With the Scouting Combine cranking up in Indianapolis this week, the 2020 NFL Draft will start coming into focus, prompting one of the key questions of the Ravens' offseason: Which way will they go in the first round?
It's their best shot at adding an immediate-impact rookie, which, no doubt, would come in handy at any of several positions.
I'd be fine with them selecting an inside linebacker, as many analysts are predicting they'll do. A year removed from losing C.J. Mosley in free agency, they could stand to plug a new centerpiece into the middle of their defense.
I'd also be fine with them taking an edge rusher, which they certainly could use after finishing No. 21 in the league in sacks in 2019.
What if they draft an interior offensive lineman, a guard or center? I'd be fine with that. They're entertaining some questions at those positions, and when a team pounds the ball on the ground as much as the Ravens, investing in the O-line is never a mistake.
But what if a playmaking wide receiver falls to them at No. 28 overall and they grab him? I'd have a hard time complaining, and I'm sure Lamar Jackson would feel similarly. The Ravens are looking for another electric receiver to pair with Marquise Brown.
That's an interesting exercise, isn't it? Everyone is spouting opinions about which of those needs is more important than the others, but the truth is they all could stand to be addressed.
That's good news for the Ravens because you can't always get what you want when drafting near the end of the first round, as they are this year. You're beholden to what happens before you, who gets taken, and who remains available. It's nice to have several options, all of which would fill important needs.
But while conducting the above exercise, I left out one option that's flying so far under the radar it might as well be underground.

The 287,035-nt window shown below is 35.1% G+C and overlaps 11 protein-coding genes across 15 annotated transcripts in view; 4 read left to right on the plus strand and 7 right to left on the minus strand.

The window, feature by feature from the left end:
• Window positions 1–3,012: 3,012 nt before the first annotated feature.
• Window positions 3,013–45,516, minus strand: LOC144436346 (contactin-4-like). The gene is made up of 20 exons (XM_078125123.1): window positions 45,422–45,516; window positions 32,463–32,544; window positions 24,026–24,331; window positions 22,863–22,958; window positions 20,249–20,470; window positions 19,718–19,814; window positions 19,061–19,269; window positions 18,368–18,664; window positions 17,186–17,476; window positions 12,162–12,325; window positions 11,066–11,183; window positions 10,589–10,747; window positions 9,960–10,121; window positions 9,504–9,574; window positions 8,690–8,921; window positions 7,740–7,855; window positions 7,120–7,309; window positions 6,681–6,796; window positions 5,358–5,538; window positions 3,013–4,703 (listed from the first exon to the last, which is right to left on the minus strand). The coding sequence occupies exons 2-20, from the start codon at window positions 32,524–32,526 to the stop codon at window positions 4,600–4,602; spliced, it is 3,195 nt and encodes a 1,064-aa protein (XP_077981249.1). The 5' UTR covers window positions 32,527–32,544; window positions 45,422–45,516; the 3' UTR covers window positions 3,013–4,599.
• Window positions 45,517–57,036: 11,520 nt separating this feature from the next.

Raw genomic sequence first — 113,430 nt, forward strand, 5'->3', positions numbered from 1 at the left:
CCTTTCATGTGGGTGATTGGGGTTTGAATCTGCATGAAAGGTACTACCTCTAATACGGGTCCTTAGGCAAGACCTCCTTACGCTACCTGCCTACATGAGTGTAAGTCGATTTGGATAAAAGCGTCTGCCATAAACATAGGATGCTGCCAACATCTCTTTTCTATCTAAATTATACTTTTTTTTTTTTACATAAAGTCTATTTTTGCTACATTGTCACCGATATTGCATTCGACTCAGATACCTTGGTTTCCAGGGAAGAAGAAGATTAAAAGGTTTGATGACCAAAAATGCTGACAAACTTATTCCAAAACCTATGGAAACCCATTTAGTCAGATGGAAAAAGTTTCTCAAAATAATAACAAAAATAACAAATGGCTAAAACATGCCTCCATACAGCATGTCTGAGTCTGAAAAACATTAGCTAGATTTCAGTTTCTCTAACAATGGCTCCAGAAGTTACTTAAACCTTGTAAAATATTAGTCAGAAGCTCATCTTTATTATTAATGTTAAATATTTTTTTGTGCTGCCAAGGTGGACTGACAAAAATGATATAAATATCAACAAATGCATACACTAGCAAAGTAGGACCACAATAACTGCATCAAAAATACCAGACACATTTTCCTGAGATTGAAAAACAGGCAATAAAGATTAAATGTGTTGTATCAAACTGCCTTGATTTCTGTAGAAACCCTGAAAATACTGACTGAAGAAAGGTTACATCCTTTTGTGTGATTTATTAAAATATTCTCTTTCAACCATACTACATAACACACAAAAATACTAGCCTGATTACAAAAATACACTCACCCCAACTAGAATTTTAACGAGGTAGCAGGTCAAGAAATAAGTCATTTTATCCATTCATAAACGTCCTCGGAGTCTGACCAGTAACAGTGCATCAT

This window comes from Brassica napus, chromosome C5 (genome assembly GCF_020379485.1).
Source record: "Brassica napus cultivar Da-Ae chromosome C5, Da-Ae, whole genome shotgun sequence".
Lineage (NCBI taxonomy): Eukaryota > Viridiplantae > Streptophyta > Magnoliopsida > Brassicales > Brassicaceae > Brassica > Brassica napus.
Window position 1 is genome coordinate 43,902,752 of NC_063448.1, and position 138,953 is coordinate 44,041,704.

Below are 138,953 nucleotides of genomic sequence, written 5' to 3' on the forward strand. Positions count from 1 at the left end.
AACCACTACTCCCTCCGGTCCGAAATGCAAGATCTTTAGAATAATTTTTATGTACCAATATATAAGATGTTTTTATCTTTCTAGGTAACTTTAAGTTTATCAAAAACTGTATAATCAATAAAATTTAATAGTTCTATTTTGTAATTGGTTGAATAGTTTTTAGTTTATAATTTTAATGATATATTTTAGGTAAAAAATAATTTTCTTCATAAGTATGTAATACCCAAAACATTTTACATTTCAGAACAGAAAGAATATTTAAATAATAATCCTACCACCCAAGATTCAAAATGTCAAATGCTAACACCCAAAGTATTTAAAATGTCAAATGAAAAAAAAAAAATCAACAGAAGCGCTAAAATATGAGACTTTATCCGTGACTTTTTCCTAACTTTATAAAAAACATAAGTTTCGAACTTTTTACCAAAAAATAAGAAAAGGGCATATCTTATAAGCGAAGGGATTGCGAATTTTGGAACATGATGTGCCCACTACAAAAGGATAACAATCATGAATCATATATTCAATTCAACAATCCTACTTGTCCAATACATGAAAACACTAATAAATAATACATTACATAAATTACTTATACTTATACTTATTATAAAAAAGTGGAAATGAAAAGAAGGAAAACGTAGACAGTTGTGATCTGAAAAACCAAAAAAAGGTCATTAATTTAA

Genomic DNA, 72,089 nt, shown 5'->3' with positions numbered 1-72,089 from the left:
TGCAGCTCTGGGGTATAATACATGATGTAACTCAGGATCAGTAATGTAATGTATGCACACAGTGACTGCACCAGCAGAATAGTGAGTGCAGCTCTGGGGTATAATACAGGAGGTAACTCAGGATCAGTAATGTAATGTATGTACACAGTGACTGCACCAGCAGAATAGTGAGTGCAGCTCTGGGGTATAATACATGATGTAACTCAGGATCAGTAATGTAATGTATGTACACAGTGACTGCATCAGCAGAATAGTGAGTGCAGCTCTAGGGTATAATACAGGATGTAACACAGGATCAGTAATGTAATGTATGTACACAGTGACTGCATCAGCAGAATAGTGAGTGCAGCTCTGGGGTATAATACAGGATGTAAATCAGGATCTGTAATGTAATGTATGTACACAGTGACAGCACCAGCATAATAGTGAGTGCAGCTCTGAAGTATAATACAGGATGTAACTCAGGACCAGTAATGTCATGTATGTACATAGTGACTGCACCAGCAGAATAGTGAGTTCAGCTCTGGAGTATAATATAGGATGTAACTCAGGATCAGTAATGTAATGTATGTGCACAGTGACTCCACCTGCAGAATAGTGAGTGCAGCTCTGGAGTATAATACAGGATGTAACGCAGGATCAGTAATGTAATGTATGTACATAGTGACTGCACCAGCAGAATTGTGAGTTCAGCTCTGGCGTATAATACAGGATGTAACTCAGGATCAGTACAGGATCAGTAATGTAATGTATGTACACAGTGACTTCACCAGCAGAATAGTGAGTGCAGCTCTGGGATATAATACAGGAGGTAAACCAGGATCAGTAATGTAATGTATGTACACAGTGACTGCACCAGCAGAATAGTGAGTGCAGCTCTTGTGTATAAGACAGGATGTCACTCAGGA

What if they take a defensive lineman in the first round?
It'd be a surprise, no doubt. Most mock drafts have the Ravens taking an inside linebacker, edge rusher or cornerback. Defensive linemen aren't getting much love.
But one of the Ravens' primary organizational goals for 2020 is to get better at stopping the run.
At first glance, you might wonder why. Baltimore ranked No. 5 in the league in rushing defense in 2019, allowing just 93.4 yards per game.
But look closer. They ranked No. 21 in yards allowed per carry, yielding 4.4 per rush. That's far and away the highest figure in Ravens history, beating the previous high of 4.1 in 2017.
Adding to the urgency is how the season ended, with the defense unable to control Tennessee running back Derrick Henry in the playoffs. The Ravens don't want to see that grim scene reprised.
Yes, an inside linebacker taken in the first round could also address the rushing defense, but by the same token, a stout interior lineman could solidify the ground defense and bolster the pass rush, addressing two needs. James Lynch, a tackle from Baylor, was Defensive Player of the Year in the Big 12 last season and led the conference in sacks. Scouts don't see him as a first-round talent, but it's an interesting combination of skills and other players also have it in some form.
The Ravens will build their 2020 defensive line around tackle Brandon Williams, who performed well last season. But Michael Pierce is set to hit free agency and Chris Wormley wasn't always dominant in 2019 even while establishing a career high in tackles. In-season additions Jihad Ward and Domata Peko Sr. played much more than rookie Daylon Mack, who barely saw the field.
I can already hear some fans groaning if the Ravens take a D-lineman in the first round. It isn't a sexy pick.
But they haven't taken one in the first round since Haloti Ngata in 2006, and recent second-day picks such as Bronson Kaufusi and Carl Davis didn't last as puzzle pieces, leaving plenty of room for impactful new blood at the position if the Ravens choose to go there.
They just might.